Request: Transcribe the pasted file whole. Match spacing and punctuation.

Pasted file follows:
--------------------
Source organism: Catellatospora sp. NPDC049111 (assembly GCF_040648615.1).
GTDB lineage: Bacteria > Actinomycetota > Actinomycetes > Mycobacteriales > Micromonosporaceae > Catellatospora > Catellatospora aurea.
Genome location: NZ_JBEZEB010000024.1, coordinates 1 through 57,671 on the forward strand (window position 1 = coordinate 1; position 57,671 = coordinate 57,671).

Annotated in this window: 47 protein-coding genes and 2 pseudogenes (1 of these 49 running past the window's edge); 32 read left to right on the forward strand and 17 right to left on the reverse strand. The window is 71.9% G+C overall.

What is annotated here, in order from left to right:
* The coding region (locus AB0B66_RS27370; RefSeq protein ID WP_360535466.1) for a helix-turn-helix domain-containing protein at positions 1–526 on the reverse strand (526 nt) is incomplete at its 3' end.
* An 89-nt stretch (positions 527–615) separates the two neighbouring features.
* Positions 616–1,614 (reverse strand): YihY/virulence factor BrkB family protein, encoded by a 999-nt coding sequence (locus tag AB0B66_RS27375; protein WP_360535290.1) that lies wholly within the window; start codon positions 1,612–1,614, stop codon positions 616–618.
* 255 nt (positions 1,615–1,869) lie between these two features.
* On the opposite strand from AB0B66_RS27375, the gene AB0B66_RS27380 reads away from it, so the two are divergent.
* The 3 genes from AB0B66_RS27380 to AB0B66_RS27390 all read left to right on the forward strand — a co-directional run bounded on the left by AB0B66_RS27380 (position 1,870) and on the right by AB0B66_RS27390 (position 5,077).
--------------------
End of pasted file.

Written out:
Source organism: Catellatospora sp. NPDC049111 (assembly GCF_040648615.1).
GTDB lineage: Bacteria > Actinomycetota > Actinomycetes > Mycobacteriales > Micromonosporaceae > Catellatospora > Catellatospora aurea.
Genome location: NZ_JBEZEB010000024.1, coordinates 1 through 57,671 on the forward strand (window position 1 = coordinate 1; position 57,671 = coordinate 57,671).

Annotated in this window: 47 protein-coding genes and 2 pseudogenes (1 of these 49 running past the window's edge); 32 read left to right on the forward strand and 17 right to left on the reverse strand. The window is 71.9% G+C overall.

What is annotated here, in order from left to right:
* The coding region (locus AB0B66_RS27370; RefSeq protein ID WP_360535466.1) for a helix-turn-helix domain-containing protein at positions 1–526 on the reverse strand (526 nt) is incomplete at its 3' end.
* An 89-nt stretch (positions 527–615) separates the two neighbouring features.
* Positions 616–1,614 (reverse strand): YihY/virulence factor BrkB family protein, encoded by a 999-nt coding sequence (locus tag AB0B66_RS27375; protein WP_360535290.1) that lies wholly within the window; start codon positions 1,612–1,614, stop codon positions 616–618.
* 255 nt (positions 1,615–1,869) lie between these two features.
* On the opposite strand from AB0B66_RS27375, the gene AB0B66_RS27380 reads away from it, so the two are divergent.
* The 3 genes from AB0B66_RS27380 to AB0B66_RS27390 all read left to right on the forward strand — a co-directional run bounded on the left by AB0B66_RS27380 (position 1,870) and on the right by AB0B66_RS27390 (position 5,077).